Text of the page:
JOHNSTOWN - A Bellwood man has filed a federal lawsuit stating he was acting peacefully and was neither intoxicated nor disruptive when he was shot by a city police officer this year, resulting in serious injuries to his right shoulder area and arm.
James D. Weyant, 46, who lived on the 600 block of Fourth Avenue, Altoona, at the time, said during the early morning of April 8 that he decided to go visit a friend who lived nearby.
He was wearing Guitar Hero shorts, a T-shirt, a hoodie sweat shirt and footwear as he walked to the friend's house. When the friend wasn't home, he began walking back to his apartment using Fourth Avenue Alley.
Weyant said his designer shorts were aged and the elastic that held them in place was worn and resulted in a bad fit.
He had to use a hand to hold up his shorts, but when that interfered with lighting a cigarette, he took off the shorts and carried them in his left hand.
Despite taking off his shorts, he said he was properly covered.
At that point Police Officer Mark Sprouse drove into the alley. Weyant said he changed directions to avoid the car, not initially recognizing it as a police cruiser.
The cruiser came to a stop next to him, and Sprouse got out of the cruiser with his gun drawn.
Weyant alleged that the officer gave no commands and that no words were exchanged. The officer then fired his gun, the bullet hitting Weyant in the right armpit and shoulder area.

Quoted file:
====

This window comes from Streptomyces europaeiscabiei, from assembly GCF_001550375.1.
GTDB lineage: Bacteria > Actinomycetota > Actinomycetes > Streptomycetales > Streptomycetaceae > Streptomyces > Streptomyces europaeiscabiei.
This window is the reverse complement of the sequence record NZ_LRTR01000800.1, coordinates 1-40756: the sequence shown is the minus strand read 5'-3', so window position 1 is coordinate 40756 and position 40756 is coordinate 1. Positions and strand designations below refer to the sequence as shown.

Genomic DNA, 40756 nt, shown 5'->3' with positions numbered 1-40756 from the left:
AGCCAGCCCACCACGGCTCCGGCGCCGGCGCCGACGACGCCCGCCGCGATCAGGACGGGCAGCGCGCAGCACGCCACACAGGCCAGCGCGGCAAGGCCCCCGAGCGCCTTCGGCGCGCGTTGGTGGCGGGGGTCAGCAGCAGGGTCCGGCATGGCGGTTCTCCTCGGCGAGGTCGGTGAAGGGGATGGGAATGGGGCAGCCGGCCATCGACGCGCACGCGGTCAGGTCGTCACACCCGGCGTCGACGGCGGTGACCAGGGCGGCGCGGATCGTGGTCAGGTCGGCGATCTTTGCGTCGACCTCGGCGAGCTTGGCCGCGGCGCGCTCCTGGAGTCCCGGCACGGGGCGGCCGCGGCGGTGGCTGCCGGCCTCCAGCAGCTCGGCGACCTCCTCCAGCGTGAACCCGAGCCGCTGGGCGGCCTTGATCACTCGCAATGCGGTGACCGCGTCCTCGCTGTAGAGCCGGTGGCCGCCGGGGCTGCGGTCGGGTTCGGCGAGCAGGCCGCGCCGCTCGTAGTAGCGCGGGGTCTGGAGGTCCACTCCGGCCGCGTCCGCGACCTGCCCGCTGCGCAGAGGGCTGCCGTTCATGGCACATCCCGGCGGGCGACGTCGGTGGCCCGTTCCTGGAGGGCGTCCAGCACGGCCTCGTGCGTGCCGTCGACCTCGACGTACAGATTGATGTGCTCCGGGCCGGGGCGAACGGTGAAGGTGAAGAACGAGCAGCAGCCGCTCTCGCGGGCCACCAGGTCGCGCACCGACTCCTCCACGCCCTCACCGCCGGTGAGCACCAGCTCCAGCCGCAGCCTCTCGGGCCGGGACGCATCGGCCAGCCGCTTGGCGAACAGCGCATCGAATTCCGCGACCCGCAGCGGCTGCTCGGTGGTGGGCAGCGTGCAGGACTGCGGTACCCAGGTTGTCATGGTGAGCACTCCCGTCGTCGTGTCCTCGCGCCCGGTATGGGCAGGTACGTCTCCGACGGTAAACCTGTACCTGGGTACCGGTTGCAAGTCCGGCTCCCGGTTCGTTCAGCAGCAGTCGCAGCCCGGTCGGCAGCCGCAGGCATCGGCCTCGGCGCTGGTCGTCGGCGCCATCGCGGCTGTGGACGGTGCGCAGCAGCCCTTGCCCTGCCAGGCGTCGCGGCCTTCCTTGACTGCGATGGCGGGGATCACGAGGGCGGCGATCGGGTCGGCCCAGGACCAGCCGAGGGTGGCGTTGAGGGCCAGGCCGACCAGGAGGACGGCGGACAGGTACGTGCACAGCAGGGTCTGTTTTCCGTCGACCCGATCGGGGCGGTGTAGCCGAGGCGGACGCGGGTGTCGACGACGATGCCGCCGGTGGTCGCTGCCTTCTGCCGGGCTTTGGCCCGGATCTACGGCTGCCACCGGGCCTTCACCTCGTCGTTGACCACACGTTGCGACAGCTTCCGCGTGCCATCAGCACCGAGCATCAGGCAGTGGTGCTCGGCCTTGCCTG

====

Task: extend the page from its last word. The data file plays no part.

The officer, it is charged in the lawsuit, threw Weyant against a fence and handcuffed him, then would not let him sit down even though he began to "bleed profusely."
Altoona attorney Douglas V. Stoehr said Weyant, who works as a laborer, continues to do his job but said he is in a great deal of pain. Also, continuing medical care will be needed.
Stoehr in the civil lawsuit filed in U.S. District Court in Johnstown said Weyant was shot "without provocation or justification."
He said the officer and the City of Altoona are in violation of the 1983 Civil Rights Act and that Weyant was injured because of negligence. The shooting victim also is claiming violations of state law and is asking for compensatory and punitive damages.
The officer has been cleared of possible criminal offenses and violations of the city police department's policies and procedures.
He was initially placed on desk duty but is back on patrol, Altoona Police Chief Janice Freehling said on Thursday.
Blair County District Attorney Richard A. Consiglio said in June that Sprouse was investigating the "suspicious actions of a civilian in a dark alley" when the officer was confronted by a man holding black underwear that appeared at the time to be a weapon.
The review of the case by the district attorney was followed by a similar review by Altoona Police Department Shooting Review Board, Freehling said. The board included representatives of the police department and the Fraternal Order of Police and found Sprouse had followed departmental polices and procedures.
Stoehr said Thursday that a civil case requires a lesser standard of proof than a criminal case, which demands proof beyond a reasonable doubt.
He said police that night violated the Fourth and 14th amendments to the Constitution in the way Weyant was treated.
Stoehr said in the lawsuit that there is an environment within the department that condones rogue activity by officers.
He contended the officer had a "duty of care not to use excessive force and unjustifiably shot Mr. Weyant, while Mr. Weyant was simply walking up an alley and posed no threat of harm to Officer Sprouse or anyone else."
Stoehr has yet to serve the city with the lawsuit, but Freehling said the city had been informed that a lawsuit was in the works.
Mirror Staff Writer Phil Ray is at 946-7468.